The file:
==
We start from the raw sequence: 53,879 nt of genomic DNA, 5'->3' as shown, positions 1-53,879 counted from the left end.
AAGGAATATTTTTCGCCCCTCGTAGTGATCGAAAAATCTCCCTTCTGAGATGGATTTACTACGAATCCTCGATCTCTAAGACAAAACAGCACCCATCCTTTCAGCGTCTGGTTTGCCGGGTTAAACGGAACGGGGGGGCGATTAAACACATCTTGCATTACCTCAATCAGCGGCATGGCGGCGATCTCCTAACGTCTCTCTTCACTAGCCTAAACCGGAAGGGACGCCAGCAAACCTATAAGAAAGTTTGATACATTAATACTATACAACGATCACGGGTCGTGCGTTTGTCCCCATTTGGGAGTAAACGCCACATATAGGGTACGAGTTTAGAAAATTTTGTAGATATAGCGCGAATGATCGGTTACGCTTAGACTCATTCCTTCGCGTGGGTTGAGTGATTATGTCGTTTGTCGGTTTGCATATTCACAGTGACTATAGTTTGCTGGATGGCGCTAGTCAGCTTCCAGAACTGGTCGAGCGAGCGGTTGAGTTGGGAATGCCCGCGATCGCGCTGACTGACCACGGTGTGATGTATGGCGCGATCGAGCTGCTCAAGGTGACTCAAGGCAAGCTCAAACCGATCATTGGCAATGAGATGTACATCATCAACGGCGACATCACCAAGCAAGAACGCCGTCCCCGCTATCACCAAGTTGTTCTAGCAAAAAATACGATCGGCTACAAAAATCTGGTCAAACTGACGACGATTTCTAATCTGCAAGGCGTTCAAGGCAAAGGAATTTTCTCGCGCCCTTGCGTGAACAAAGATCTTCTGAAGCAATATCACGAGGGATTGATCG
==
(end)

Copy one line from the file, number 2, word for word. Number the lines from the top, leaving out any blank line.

AAGGAATATTTTTCGCCCCTCGTAGTGATCGAAAAATCTCCCTTCTGAGATGGATTTACTACGAATCCTCGATCTCTAAGACAAAACAGCACCCATCCTTTCAGCGTCTGGTTTGCCGGGTTAAACGGAACGGGGGGGCGATTAAACACATCTTGCATTACCTCAATCAGCGGCATGGCGGCGATCTCCTAACGTCTCTCTTCACTAGCCTAAACCGGAAGGGACGCCAGCAAACCTATAAGAAAGTTTGATACATTAATACTATACAACGATCACGGGTCGTGCGTTTGTCCCCATTTGGGAGTAAACGCCACATATAGGGTACGAGTTTAGAAAATTTTGTAGATATAGCGCGAATGATCGGTTACGCTTAGACTCATTCCTTCGCGTGGGTTGAGTGATTATGTCGTTTGTCGGTTTGCATATTCACAGTGACTATAGTTTGCTGGATGGCGCTAGTCAGCTTCCAGAACTGGTCGAGCGAGCGGTTGAGTTGGGAATGCCCGCGATCGCGCTGACTGACCACGGTGTGATGTATGGCGCGATCGAGCTGCTCAAGGTGACTCAAGGCAAGCTCAAACCGATCATTGGCAATGAGATGTACATCATCAACGGCGACATCACCAAGCAAGAACGCCGTCCCCGCTATCACCAAGTTGTTCTAGCAAAAAATACGATCGGCTACAAAAATCTGGTCAAACTGACGACGATTTCTAATCTGCAAGGCGTTCAAGGCAAAGGAATTTTCTCGCGCCCTTGCGTGAACAAAGATCTTCTGAAGCAATATCACGAGGGATTGATCG